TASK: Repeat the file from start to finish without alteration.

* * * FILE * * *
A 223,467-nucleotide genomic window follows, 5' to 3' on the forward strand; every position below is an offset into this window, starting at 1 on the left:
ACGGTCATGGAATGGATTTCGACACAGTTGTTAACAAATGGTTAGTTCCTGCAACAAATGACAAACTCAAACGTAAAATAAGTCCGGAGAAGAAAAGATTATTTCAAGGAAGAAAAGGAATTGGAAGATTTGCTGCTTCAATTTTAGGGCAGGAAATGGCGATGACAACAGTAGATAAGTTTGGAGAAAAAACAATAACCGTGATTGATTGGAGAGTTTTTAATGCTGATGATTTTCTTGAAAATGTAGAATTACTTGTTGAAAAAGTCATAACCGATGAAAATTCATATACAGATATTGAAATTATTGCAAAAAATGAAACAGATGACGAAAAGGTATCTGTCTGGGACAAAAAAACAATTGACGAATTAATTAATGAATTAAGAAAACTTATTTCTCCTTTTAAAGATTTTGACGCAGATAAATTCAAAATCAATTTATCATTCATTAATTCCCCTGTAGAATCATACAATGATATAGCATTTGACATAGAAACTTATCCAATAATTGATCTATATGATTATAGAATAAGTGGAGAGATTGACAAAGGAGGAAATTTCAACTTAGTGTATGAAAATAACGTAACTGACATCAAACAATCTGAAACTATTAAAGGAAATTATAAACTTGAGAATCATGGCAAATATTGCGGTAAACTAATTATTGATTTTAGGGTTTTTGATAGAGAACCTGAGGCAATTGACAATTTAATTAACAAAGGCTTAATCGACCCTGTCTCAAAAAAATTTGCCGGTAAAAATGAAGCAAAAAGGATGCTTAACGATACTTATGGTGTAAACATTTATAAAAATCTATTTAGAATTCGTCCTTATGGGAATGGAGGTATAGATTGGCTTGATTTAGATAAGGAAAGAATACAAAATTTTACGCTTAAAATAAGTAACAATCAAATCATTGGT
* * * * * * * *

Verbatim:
A 223,467-nucleotide genomic window follows, 5' to 3' on the forward strand; every position below is an offset into this window, starting at 1 on the left:
ACGGTCATGGAATGGATTTCGACACAGTTGTTAACAAATGGTTAGTTCCTGCAACAAATGACAAACTCAAACGTAAAATAAGTCCGGAGAAGAAAAGATTATTTCAAGGAAGAAAAGGAATTGGAAGATTTGCTGCTTCAATTTTAGGGCAGGAAATGGCGATGACAACAGTAGATAAGTTTGGAGAAAAAACAATAACCGTGATTGATTGGAGAGTTTTTAATGCTGATGATTTTCTTGAAAATGTAGAATTACTTGTTGAAAAAGTCATAACCGATGAAAATTCATATACAGATATTGAAATTATTGCAAAAAATGAAACAGATGACGAAAAGGTATCTGTCTGGGACAAAAAAACAATTGACGAATTAATTAATGAATTAAGAAAACTTATTTCTCCTTTTAAAGATTTTGACGCAGATAAATTCAAAATCAATTTATCATTCATTAATTCCCCTGTAGAATCATACAATGATATAGCATTTGACATAGAAACTTATCCAATAATTGATCTATATGATTATAGAATAAGTGGAGAGATTGACAAAGGAGGAAATTTCAACTTAGTGTATGAAAATAACGTAACTGACATCAAACAATCTGAAACTATTAAAGGAAATTATAAACTTGAGAATCATGGCAAATATTGCGGTAAACTAATTATTGATTTTAGGGTTTTTGATAGAGAACCTGAGGCAATTGACAATTTAATTAACAAAGGCTTAATCGACCCTGTCTCAAAAAAATTTGCCGGTAAAAATGAAGCAAAAAGGATGCTTAACGATACTTATGGTGTAAACATTTATAAAAATCTATTTAGAATTCGTCCTTATGGGAATGGAGGTATAGATTGGCTTGATTTAGATAAGGAAAGAATACAAAATTTTACGCTTAAAATAAGTAACAATCAAATCATTGGT